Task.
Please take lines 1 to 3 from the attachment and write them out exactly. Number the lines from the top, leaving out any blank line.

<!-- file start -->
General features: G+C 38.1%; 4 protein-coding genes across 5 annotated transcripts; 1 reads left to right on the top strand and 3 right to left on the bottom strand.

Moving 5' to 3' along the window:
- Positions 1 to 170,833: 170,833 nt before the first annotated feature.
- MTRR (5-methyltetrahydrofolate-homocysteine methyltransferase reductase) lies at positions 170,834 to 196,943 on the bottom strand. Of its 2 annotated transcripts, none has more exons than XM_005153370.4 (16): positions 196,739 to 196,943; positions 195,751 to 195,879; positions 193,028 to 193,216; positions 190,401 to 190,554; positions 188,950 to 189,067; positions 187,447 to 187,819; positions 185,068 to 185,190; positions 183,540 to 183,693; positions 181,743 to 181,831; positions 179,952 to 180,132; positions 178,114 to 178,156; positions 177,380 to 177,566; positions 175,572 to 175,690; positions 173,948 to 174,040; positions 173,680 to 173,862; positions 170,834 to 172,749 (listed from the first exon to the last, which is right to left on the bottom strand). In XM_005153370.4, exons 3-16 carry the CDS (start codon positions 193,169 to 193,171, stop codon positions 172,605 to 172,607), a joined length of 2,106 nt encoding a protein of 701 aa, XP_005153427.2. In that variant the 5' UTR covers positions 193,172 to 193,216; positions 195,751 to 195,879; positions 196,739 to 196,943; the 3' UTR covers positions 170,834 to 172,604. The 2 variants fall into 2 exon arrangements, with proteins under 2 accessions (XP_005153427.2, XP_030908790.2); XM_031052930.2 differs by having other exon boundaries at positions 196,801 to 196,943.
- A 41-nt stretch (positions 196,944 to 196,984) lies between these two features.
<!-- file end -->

General features: G+C 38.1%; 4 protein-coding genes across 5 annotated transcripts; 1 reads left to right on the top strand and 3 right to left on the bottom strand.

Moving 5' to 3' along the window:
- Positions 1 to 170,833: 170,833 nt before the first annotated feature.